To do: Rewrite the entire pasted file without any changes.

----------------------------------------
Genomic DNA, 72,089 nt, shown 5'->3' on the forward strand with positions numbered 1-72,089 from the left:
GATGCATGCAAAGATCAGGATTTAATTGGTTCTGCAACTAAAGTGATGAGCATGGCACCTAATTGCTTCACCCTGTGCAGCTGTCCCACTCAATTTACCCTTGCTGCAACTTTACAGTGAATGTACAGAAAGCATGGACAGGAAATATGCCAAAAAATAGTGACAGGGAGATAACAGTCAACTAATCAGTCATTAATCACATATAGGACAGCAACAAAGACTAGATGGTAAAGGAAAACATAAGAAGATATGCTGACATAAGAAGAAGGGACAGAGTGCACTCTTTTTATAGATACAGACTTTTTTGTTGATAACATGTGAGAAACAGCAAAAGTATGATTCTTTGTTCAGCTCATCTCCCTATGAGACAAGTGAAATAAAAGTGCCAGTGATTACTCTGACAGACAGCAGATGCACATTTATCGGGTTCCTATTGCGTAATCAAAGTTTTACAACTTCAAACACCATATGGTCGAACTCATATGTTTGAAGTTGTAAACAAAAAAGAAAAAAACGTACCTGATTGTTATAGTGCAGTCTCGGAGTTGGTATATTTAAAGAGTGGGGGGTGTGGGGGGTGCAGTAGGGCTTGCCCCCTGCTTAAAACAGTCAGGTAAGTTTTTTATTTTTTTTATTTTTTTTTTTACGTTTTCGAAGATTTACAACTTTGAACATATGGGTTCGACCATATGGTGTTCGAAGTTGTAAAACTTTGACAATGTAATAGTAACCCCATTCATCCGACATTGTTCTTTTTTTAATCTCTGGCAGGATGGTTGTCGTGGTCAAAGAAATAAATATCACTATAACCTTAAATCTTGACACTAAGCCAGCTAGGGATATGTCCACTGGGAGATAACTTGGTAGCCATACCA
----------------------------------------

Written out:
Genomic DNA, 72,089 nt, shown 5'->3' on the forward strand with positions numbered 1-72,089 from the left:
GATGCATGCAAAGATCAGGATTTAATTGGTTCTGCAACTAAAGTGATGAGCATGGCACCTAATTGCTTCACCCTGTGCAGCTGTCCCACTCAATTTACCCTTGCTGCAACTTTACAGTGAATGTACAGAAAGCATGGACAGGAAATATGCCAAAAAATAGTGACAGGGAGATAACAGTCAACTAATCAGTCATTAATCACATATAGGACAGCAACAAAGACTAGATGGTAAAGGAAAACATAAGAAGATATGCTGACATAAGAAGAAGGGACAGAGTGCACTCTTTTTATAGATACAGACTTTTTTGTTGATAACATGTGAGAAACAGCAAAAGTATGATTCTTTGTTCAGCTCATCTCCCTATGAGACAAGTGAAATAAAAGTGCCAGTGATTACTCTGACAGACAGCAGATGCACATTTATCGGGTTCCTATTGCGTAATCAAAGTTTTACAACTTCAAACACCATATGGTCGAACTCATATGTTTGAAGTTGTAAACAAAAAAGAAAAAAACGTACCTGATTGTTATAGTGCAGTCTCGGAGTTGGTATATTTAAAGAGTGGGGGGTGTGGGGGGTGCAGTAGGGCTTGCCCCCTGCTTAAAACAGTCAGGTAAGTTTTTTATTTTTTTTATTTTTTTTTTTACGTTTTCGAAGATTTACAACTTTGAACATATGGGTTCGACCATATGGTGTTCGAAGTTGTAAAACTTTGACAATGTAATAGTAACCCCATTCATCCGACATTGTTCTTTTTTTAATCTCTGGCAGGATGGTTGTCGTGGTCAAAGAAATAAATATCACTATAACCTTAAATCTTGACACTAAGCCAGCTAGGGATATGTCCACTGGGAGATAACTTGGTAGCCATACCA